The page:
And it was all because the world and the people I loved showed me grace.

Grace, in my opinion, is the firm cornerstone of the grieving process, but more importantly than that, it’s the cornerstone of the human experience in general. When I reflect on the healing I went through during my own bouts with mental illness, my Dad’s struggles, and his eventual death from suicide, the common thread that weaves through the tapestry of those moments is grace. It was grace that always redeemed and carried me through—both the grace given to me by those in my life, and ultimately as a result of the grace given to all of us by God.

I’m confident that, in the months and years leading up to the loss of my Father, God positioned people full of grace into my life to serve as a shelter from the storm. I look back on how God moved people into my life that only He knew would need to be there when everything went dark. Those people, all in their own unique ways, let me know that it was okay to be grieving, okay to be hurting, and okay to have questions that would never receive answers. I’m thankful that they were all there to let me make mistakes and experience unpleasant emotions without ever judging me or expecting more of me than I could give. All of these individuals gave me the grace to grieve. The grace to take a moment and breathe. The grace to make mistakes, to cry unexpectedly and uncontrollably, and to do whatever was helpful for me to be well again.

I think especially of Paige. It can’t be easy living with a spouse who is grieving the traumatic and unexpected loss of a Father; but every single day, I know that it will be a bit easier to grieve because Paige will show me the grace I need to do it successfully. She will be there to hold my hand when I can’t explain how I feel. She will help find creative ways to honor my Dad and to celebrate the life he lived, even though she never met him. She is a living example of God’s grace in my life, and I’m thankful he blessed me with her.

My Mom. My grandparents. My cousins. My colleagues. My neighbors. My Dad’s coworkers. My church family. My classmates. The list goes on and on. It feels like I have a grace-inspired team that’s constantly in my corner, and I know I have God to thank for them.

And what makes this grace from God and those in my life even greater is that I had done absolutely nothing to deserve it. I can’t help but see that the same grace that was given and continues to be granted to me throughout the grieving process is the exact same grace that God calls us to embody and live out when we interact with those who are suffering from mental illness—a grace that I was unwilling to extend when it mattered most.

It’s not lost on me that, the first time I had the opportunity to show my Dad that grace when he revealed his mental illness, I failed the test. It’s not lost on me that, on the night my Father came home after being missing for three days while I was in high school, I had an opportunity to extend him grace but instead chose to be judgmental. I chose blame as my weapon. And accusation. And hurtful words and unnecessary threats. And self-righteousness. Instead of offering a hug, I offered a clenched fist. I reacted in anger when I should have responded with compassion. It’s the greatest regret of my entire life, and even though God has forgiven me for that severe misstep, I don’t know that I’ve often forgiven myself.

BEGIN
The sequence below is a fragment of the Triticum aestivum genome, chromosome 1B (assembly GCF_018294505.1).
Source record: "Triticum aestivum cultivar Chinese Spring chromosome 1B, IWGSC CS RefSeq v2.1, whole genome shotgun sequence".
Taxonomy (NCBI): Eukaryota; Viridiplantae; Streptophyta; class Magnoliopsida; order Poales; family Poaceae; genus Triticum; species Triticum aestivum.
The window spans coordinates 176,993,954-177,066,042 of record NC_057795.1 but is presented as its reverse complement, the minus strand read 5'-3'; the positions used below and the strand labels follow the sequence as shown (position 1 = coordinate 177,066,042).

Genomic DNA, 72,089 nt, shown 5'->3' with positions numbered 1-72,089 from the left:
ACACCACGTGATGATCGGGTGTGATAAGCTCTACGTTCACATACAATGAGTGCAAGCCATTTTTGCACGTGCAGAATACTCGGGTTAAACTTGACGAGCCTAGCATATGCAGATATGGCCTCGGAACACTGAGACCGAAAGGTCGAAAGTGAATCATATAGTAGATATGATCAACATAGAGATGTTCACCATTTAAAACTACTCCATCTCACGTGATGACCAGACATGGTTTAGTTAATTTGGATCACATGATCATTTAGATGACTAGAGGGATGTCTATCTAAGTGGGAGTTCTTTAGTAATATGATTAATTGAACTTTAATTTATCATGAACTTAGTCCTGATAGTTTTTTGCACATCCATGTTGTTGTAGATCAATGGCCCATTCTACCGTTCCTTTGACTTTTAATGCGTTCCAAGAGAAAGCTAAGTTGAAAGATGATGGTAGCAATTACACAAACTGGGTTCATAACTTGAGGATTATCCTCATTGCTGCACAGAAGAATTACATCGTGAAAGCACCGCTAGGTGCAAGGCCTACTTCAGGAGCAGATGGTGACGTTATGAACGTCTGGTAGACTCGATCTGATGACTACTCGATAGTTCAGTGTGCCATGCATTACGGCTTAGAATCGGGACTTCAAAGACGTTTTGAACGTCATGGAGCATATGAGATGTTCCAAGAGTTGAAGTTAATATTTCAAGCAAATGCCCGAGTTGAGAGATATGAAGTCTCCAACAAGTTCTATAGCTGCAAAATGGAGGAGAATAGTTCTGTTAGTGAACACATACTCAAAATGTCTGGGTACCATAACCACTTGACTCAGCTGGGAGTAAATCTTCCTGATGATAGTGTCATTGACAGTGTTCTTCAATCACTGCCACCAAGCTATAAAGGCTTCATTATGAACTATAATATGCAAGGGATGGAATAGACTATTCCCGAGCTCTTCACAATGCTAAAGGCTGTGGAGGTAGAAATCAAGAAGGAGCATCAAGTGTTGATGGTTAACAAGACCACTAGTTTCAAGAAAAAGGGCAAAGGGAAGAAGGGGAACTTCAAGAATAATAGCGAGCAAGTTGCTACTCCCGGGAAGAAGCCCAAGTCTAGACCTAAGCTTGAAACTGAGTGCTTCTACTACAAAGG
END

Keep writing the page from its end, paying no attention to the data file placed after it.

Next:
So, even if I don’t do it well all the time and often do it imperfectly, I’m working harder to realize the role that grace has played in my life, and I’m doing all I can to give it out more freely.

Quote Tile - GraceAs we’ve unfortunately seen over the past few months and years, we live in a world where grace is a rarity. It’s as rare to find grace as it is a full shelf of toilet paper or hand sanitizer (this joke will make absolutely no sense to people reading this fifty years from now, which makes it even more fun). We live in a world where grace is an exception to the rule rather than the expectation of it. We live in a world where grace towards others that we dislike, disagree with, or even despise is a gift we are simply unwilling to give. We decide to dole out grace in a different way than God directed us to. God gives out grace freely, but we ration it like it’s a resource that only deserving people deserve.

God just doesn’t see it that way.

We are all hurting in our own unique, unrecognizable ways—especially those struggling with mental illness. And if we know that everyone around us is hurting, we have to do more to extend grace their way—even when they don’t ask for it, and especially when they don’t deserve it. God doesn’t unequally administer grace, and I’m grateful for that. He doesn’t only administer grace to rich people, or good-looking people, or people who can tell funny jokes, or people who live in certain countries. No matter your hurts or struggles, no matter your missteps or mishaps, no matter your most sinister and evil thoughts, actions, or desires, God’s gift of grace waits for you each and every day.

When it comes to mental illness, we have to do more to be grace-filled healers to those who are hurting. We have to find ways to let people know that, if they are suffering, it is not their fault. We have to be able to let those who are hurting know that their struggles with depression, anxiety, schizophrenia, bipolar disorder, suicidal ideations, or any other host of mental illness is not a reflection of their character. It’s easy to cognitively believe that this is true, but the way we live our lives must also reflect that we accept it. That’s why, from day one, the motto of this blog has always been “It’s okay for you to not be okay, but it’s not okay for you to stay that way.” It’s a grace-filled mantra, and one that I repeat to myself often on days where I feel inadequate or unworthy. As much as I might be saying that to others, I’m also saying it to myself regularly, even if I imperfectly execute it.